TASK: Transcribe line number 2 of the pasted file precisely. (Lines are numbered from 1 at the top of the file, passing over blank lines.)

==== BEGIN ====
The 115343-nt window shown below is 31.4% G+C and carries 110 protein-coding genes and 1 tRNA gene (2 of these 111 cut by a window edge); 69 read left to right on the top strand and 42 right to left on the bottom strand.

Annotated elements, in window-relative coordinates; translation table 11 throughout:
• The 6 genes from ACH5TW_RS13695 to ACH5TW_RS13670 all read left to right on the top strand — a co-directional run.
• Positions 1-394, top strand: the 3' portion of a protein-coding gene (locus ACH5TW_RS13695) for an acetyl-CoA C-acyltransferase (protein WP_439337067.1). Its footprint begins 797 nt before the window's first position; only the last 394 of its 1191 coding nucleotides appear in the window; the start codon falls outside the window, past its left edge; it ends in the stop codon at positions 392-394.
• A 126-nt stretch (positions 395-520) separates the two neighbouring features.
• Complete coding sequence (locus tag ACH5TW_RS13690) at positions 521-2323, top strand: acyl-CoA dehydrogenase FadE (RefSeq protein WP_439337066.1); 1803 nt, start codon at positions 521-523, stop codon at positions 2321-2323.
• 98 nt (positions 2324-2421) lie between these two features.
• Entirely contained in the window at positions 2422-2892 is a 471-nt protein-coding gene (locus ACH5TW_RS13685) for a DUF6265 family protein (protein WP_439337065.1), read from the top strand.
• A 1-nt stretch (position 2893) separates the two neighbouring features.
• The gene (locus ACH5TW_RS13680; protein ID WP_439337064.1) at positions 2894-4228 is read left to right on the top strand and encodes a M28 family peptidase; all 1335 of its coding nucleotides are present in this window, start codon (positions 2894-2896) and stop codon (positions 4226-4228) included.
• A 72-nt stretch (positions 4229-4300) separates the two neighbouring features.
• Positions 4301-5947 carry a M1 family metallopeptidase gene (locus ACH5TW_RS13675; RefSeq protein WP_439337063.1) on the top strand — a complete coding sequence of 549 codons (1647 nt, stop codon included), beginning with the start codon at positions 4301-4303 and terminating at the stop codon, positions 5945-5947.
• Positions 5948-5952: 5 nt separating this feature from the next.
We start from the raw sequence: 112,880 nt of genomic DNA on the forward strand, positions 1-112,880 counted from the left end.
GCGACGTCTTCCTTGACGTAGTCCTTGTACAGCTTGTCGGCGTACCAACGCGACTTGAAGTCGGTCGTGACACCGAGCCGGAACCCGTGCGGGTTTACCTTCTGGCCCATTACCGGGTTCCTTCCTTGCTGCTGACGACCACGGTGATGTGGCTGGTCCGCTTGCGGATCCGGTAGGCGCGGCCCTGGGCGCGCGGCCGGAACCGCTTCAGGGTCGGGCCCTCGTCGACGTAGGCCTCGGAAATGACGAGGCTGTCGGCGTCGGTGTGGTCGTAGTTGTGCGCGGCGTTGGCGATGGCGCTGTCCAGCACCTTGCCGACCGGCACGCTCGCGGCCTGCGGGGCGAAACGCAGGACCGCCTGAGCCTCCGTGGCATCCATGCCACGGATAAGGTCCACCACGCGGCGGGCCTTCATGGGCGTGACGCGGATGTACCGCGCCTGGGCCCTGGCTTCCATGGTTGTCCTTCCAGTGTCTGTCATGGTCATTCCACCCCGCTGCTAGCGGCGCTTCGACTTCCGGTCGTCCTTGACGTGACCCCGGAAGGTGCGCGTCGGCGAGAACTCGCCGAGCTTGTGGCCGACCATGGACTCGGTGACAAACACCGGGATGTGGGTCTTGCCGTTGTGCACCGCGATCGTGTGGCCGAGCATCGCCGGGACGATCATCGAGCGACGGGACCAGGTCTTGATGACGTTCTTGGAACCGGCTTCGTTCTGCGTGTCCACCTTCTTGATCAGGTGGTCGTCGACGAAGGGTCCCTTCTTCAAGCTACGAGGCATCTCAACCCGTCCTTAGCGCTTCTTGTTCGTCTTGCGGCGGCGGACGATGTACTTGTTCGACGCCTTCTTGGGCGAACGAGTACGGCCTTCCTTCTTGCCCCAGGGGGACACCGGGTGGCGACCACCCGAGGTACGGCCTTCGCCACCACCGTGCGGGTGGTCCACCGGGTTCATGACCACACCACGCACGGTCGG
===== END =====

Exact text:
Annotated elements, in window-relative coordinates; translation table 11 throughout: